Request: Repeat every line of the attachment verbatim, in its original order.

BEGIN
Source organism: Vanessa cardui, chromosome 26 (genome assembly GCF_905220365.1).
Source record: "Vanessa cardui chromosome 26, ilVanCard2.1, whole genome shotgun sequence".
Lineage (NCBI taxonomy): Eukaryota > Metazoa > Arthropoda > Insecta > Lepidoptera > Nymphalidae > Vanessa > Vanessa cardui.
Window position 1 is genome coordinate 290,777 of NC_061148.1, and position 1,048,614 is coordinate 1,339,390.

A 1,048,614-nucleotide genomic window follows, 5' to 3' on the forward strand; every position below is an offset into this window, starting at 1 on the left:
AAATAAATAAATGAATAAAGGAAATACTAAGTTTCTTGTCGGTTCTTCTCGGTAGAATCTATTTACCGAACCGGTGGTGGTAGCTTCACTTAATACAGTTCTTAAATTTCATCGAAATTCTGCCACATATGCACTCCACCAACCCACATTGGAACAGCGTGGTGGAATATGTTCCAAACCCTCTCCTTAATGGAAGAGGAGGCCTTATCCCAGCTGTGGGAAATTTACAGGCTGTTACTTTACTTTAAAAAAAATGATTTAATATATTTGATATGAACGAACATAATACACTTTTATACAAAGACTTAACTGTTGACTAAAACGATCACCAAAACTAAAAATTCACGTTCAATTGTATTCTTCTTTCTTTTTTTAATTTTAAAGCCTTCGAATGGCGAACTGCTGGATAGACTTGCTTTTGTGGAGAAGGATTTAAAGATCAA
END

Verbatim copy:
Source organism: Vanessa cardui, chromosome 26 (genome assembly GCF_905220365.1).
Source record: "Vanessa cardui chromosome 26, ilVanCard2.1, whole genome shotgun sequence".
Lineage (NCBI taxonomy): Eukaryota > Metazoa > Arthropoda > Insecta > Lepidoptera > Nymphalidae > Vanessa > Vanessa cardui.
Window position 1 is genome coordinate 290,777 of NC_061148.1, and position 1,048,614 is coordinate 1,339,390.

A 1,048,614-nucleotide genomic window follows, 5' to 3' on the forward strand; every position below is an offset into this window, starting at 1 on the left:
AAATAAATAAATGAATAAAGGAAATACTAAGTTTCTTGTCGGTTCTTCTCGGTAGAATCTATTTACCGAACCGGTGGTGGTAGCTTCACTTAATACAGTTCTTAAATTTCATCGAAATTCTGCCACATATGCACTCCACCAACCCACATTGGAACAGCGTGGTGGAATATGTTCCAAACCCTCTCCTTAATGGAAGAGGAGGCCTTATCCCAGCTGTGGGAAATTTACAGGCTGTTACTTTACTTTAAAAAAAATGATTTAATATATTTGATATGAACGAACATAATACACTTTTATACAAAGACTTAACTGTTGACTAAAACGATCACCAAAACTAAAAATTCACGTTCAATTGTATTCTTCTTTCTTTTTTTAATTTTAAAGCCTTCGAATGGCGAACTGCTGGATAGACTTGCTTTTGTGGAGAAGGATTTAAAGATCAA